The debacle at Warsaw’s National stadium – where a Poland-England match had to be scrubbed on Tuesday night because the brand new ground failed to close its roof despite a deluge of rain – tested the talents of Polish and English Facebook and Twitter jokers.
The most popular photo shared online seemed to be a black-and-white one of men in flippers trying to kick a ball, but the football fiasco points to a deeper problem with Polish infrastructure. Continue reading »
Poland’s opposition parties look at the country’s slowing growth and see a possible opening for attacking the government of Donald Tusk, in power since 2007 – as attested by a large street protest in Warsaw over the weekend which drew about 50,000.
But the window for such criticism may be small, if the slowdown proves to be short-lived – at least that’s the word from Jacek Rostowski, the finance minister. Speaking to beyondbrics earlier this week, Rostowski predicts that the economy could return to more robust growth by late 2013. Continue reading »
As Poland hosts the European football championships, many visiting fans are discovering the changing character of the former communist country for the first time. It’s clear that Poland is a country in full expansion mode, catching up with its western neighbours.
But when the cameras turn away, and the Polish return to their daily lives, how much of the progress and enthusiasm will be left? The FT takes a look on Thursday in a special report. Continue reading »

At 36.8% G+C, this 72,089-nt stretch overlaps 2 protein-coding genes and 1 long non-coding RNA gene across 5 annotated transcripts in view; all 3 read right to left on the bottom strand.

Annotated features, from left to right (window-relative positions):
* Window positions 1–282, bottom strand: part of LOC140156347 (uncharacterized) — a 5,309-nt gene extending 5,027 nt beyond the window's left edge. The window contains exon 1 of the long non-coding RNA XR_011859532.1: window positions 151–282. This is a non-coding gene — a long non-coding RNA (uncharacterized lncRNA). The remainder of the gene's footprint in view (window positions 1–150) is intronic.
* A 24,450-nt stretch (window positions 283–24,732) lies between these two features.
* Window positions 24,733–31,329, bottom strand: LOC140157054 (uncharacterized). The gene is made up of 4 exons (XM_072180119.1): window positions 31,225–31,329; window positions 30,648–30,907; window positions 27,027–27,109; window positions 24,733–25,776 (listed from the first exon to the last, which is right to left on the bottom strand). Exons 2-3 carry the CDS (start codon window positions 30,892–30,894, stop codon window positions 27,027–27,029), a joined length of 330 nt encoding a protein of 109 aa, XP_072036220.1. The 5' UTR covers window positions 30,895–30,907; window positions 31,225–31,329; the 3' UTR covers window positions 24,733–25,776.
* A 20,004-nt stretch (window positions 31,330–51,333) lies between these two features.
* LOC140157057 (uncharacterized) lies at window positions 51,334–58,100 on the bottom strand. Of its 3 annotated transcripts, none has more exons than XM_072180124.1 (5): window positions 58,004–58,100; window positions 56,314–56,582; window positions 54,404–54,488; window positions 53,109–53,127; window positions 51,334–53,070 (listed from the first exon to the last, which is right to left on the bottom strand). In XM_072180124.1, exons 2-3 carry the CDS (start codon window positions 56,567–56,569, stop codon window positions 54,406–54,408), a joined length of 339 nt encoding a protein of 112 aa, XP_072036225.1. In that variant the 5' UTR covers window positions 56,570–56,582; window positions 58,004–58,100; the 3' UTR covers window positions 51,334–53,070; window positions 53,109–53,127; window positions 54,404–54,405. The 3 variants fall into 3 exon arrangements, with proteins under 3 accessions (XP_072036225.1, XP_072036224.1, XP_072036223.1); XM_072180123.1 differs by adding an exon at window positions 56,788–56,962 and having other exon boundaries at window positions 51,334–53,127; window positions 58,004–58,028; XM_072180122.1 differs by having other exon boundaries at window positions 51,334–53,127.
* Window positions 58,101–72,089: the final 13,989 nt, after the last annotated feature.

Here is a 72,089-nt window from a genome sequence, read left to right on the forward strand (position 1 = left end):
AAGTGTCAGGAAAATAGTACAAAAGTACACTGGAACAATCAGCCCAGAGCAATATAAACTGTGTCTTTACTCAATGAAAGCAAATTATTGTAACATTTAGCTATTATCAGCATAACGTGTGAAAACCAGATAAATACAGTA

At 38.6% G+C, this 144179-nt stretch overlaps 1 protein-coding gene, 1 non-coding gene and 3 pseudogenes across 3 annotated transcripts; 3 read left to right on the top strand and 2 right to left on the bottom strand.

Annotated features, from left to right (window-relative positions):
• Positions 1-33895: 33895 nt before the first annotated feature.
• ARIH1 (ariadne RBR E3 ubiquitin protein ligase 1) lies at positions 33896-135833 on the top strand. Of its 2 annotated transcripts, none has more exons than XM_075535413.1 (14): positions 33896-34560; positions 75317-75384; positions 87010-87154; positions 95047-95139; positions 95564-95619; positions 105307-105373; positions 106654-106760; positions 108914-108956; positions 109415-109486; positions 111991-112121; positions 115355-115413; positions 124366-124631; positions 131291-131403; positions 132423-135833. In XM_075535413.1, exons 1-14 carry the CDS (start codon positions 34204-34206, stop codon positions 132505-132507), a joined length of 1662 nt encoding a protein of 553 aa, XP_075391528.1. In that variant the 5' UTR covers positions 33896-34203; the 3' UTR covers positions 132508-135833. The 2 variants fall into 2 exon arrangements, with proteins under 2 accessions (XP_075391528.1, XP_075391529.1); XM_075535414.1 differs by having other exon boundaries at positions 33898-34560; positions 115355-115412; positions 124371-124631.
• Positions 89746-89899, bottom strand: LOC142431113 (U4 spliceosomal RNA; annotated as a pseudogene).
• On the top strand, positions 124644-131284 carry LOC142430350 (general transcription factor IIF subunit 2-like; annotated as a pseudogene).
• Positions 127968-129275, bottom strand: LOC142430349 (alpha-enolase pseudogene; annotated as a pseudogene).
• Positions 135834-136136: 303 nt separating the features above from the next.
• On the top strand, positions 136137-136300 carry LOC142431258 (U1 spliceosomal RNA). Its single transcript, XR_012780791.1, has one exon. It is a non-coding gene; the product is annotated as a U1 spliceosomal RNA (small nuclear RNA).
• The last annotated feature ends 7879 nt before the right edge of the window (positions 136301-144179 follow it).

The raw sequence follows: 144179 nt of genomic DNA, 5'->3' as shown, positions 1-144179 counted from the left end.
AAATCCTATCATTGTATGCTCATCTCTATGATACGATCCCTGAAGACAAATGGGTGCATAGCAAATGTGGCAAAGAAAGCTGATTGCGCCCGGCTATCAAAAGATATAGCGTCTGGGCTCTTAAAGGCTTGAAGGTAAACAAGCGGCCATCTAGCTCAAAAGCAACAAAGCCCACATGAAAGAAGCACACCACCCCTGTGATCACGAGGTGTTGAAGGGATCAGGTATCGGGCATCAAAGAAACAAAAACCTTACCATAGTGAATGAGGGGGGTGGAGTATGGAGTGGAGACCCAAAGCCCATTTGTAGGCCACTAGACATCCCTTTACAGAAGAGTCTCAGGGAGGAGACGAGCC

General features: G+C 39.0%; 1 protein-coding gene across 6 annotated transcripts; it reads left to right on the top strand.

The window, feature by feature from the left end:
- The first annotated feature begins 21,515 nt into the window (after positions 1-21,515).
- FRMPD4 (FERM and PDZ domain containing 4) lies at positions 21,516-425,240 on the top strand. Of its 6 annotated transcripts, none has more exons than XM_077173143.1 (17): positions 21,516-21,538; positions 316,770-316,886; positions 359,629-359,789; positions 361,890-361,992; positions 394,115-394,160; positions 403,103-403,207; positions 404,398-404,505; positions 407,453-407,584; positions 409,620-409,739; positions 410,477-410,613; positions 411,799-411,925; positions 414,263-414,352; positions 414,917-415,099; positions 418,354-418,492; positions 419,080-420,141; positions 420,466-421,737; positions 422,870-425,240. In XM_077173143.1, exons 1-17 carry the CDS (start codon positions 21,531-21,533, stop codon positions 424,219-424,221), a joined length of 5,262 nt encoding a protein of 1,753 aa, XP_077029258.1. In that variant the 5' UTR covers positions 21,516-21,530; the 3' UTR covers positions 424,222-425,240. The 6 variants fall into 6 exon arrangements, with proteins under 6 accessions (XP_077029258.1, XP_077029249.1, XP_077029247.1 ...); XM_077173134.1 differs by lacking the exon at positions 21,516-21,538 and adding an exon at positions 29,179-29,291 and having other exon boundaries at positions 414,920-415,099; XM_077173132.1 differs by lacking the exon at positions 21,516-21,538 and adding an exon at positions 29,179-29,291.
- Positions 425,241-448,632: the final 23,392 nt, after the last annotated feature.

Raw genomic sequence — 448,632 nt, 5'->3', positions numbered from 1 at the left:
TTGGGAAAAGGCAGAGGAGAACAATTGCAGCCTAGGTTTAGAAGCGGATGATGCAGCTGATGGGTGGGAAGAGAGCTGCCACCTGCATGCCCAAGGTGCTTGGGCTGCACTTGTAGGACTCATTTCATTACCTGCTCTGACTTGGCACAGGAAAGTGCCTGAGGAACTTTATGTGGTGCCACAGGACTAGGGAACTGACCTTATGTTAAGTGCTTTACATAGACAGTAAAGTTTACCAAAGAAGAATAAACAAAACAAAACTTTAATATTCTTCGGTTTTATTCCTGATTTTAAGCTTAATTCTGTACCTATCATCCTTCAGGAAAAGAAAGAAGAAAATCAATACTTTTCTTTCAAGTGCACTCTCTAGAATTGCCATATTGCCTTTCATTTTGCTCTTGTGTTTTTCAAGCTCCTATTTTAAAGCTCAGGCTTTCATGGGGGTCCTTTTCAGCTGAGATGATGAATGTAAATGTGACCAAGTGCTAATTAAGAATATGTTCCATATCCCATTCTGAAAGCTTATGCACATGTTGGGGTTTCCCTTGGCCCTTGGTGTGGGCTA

Herbert Wirth helped turn Poland’s KGHM copper miner into a global force thanks to the recent acquisition of Canada’s Quadra FMX – but will that be enough for him to retain his job?
Wirth’s term as head of the company is expiring and his running to keep his job but faces stiff competition thanks to the growing prominence of KGHM. He will be hoping that the treasury ministry-dominated board will remember the FMX deal when it votes on naming a new CEO this June. Continue reading »
Central European countries are taking advantage of the recent turn in sentiment towards emerging markets to lock in financing needs for this year and get a head start on 2012, when market conditions are expected to be worse.
Last week Poland offered $2bn in 10-year bonds priced at 280 basis points above the USD benchmark, attracting $8bn in total demand. Continue reading »
Poland doesn’t have an amusement park worthy of the name – but the stomach-dropping thrills of roller coasters can easily be replicated, first in the wild fluctuations of the zloty against the euro, dollar and Swiss franc, and now in the huge variability of opinion polls just days before Sunday’s parliamentary election.
The election is turning out to be more difficult than expected for the ruling Civic Platform (PO) party of premier Donald Tusk, which is battling the nationalists of the opposition Law and Justice (PiS) party. Continue reading »